Imagine moving from a bustling neighbourhood in a big city to a small cabin with no electricity, plumbing or running water.
Would it be heaven or would it be hell?
Graham and Julie Schulz hope it will be the former; the couple can hardly wait to leave the city and live in their new home just outside of Vita, Man.
“For years we’ve been planning it,” explained Julie, 23.
“We went to Italy to do WWOOFing (World Wide Opportunities on Organic Farms) and there we saw people living off the land and they just looked so happy having absolutely no money. They were just working in the fields and enjoying just being able to live life and not have to pay anything to anybody. It was cool to see people actually living like that.”
Their new home, Cornerstone Farm, will be nothing but a trailer in a farmer’s field with a hand-pump well, a wood stove and no electricity or running water. The Schulzs love the idea so much, they plan to never return.
“For me I’m just counting down the days until I can leave the city,” Julie said. “Once I’m out there, I can’t imagine moving back to the city. We’re not like that.”
But why would someone give up all the advances and technology that modern day society offers?
Mark Burch, who teaches a class on voluntary simplicity at Menno Simons College, says the desire to live simply has been around for nearly 3,000 years. Burch’s popular class teaches both the history and current application of living simply and in a way that can bypass consumer values and culture.
“There seems to be considerable interest among students who have heard enough bad news and want some positive direction for their lives,” explains Burch, who has authored four books on the subject. “Simple living is all about hope, and about creating the kind of future we want and going beyond consumer culture, which is currently suicidal and self-destructive.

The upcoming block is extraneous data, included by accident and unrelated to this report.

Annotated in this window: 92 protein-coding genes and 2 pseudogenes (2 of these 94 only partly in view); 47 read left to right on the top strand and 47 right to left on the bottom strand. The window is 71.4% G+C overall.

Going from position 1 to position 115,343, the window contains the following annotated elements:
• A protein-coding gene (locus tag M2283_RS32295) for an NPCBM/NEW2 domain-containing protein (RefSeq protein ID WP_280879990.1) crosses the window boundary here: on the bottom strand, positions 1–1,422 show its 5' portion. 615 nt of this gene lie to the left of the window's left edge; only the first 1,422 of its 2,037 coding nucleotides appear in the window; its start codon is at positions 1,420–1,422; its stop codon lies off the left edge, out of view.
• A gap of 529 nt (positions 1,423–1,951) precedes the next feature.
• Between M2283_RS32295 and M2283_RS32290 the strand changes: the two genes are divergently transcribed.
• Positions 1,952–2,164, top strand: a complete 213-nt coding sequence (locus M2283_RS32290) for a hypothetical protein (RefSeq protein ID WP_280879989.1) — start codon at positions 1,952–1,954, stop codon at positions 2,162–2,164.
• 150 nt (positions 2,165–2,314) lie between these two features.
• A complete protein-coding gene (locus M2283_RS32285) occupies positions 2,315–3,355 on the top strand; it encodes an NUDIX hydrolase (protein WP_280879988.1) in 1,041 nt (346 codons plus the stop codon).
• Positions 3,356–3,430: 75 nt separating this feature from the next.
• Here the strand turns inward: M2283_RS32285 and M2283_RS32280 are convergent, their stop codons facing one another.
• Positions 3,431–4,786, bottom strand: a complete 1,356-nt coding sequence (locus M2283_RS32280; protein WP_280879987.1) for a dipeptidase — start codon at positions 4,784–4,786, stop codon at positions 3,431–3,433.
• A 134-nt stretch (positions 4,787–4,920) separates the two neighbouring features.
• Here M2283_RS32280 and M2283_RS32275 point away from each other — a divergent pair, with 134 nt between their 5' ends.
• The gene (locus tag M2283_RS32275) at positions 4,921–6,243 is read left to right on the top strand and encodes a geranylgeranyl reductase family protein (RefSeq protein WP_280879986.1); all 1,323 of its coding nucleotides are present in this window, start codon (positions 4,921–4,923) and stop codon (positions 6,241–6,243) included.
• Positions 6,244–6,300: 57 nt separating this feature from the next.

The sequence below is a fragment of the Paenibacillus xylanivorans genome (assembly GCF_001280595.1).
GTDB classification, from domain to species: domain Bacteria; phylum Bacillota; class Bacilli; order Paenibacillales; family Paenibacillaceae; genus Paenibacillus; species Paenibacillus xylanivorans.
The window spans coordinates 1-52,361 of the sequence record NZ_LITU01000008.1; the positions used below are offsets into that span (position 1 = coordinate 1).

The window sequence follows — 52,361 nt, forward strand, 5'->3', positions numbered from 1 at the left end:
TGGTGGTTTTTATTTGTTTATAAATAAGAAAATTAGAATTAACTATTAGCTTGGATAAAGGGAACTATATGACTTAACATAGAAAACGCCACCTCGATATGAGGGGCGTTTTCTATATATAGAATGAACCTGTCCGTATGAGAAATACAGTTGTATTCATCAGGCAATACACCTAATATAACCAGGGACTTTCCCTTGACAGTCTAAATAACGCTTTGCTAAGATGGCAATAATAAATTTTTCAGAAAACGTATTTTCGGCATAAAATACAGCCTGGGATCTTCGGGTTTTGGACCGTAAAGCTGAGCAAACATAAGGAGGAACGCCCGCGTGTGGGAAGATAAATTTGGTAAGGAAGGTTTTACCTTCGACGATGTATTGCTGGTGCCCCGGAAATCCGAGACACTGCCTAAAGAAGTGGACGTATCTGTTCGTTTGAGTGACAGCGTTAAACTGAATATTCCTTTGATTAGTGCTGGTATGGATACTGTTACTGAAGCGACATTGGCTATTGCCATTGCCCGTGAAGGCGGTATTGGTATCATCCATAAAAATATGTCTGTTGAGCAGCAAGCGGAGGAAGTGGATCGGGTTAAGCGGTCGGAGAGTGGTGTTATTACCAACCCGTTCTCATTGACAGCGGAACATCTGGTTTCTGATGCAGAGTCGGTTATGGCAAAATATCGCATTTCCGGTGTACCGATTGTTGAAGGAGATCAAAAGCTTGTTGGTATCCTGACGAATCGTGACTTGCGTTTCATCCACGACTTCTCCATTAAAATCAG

“In many ways it’s less stressful because we have less debt, more free time, and more energy and attention for things that matter more, more energy to build community, and also a smaller ecological footprint.”
It’s an adventure that isn’t being sought out solely by suburban-sick Winnipeggers, either.
Kurt Armstrong, 34, his wife Erika, 36, and their two children, Mollie and Jackson, went from a home in a bustling East Vancouver neighbourhood to a 196 square foot cabin near Kola, Man. “The Kola Experiment” lasted just over a year, from July 2007 until September 2008.
“It was an idea that my wife had for a long time. The cabin is actually on her parents’ property,” said Kurt Armstrong.
“For about four years she told me, ‘Wouldn’t it be fun to go back there and live in a cabin?’ And I didn’t think it would be at all. But we started thinking about food and waste, and where our food comes from and where our waste goes.”
To survive, the Armstrongs picked wild berries, hunted for deer and grew their own produce. To keep track of their waste they took all of their garbage to the dump and used an outhouse.
“It was only meant to be a one year experiment, but it was certainly a relief to be all done, at least for me,” he said. “What did we take away from it? I think we’re probably more grateful for everyday things like running water.”
The Schulzs agree they have a lot of hard work ahead of them, but it’s worth it.
“You’ve got to be really dedicated, you’ve got to really prepare to struggle to get out there. We thought we were going to get our trailer out there months ago,” said Graham.
“If people want to do it, and are just thinking about doing it, I’d go and stay at a farm that’s doing it,” added Julie. “Go in the middle of the summer when the mosquitoes are really bad, or in the middle of the winter when it’s really cold, to see.
“It’s an awesome way to live but you have to be prepared for some super unpleasant situations.”
Although both couples lived in single-family units, there are a number of co-operative farms in Manitoba wherein entire communities live simply. Northern Sun Farm Co-op (near Steinbach, Man.) and Prairie’s Edge Eco-Village (near Whiteshell Provincial Park) have been living simply for 10 years.
“It’s inspiring to see that you can’t do it only for one year or two years, you can do it for a long time,” said Julie.
Published in Volume 65, Number 3 of The Uniter (September 16, 2010)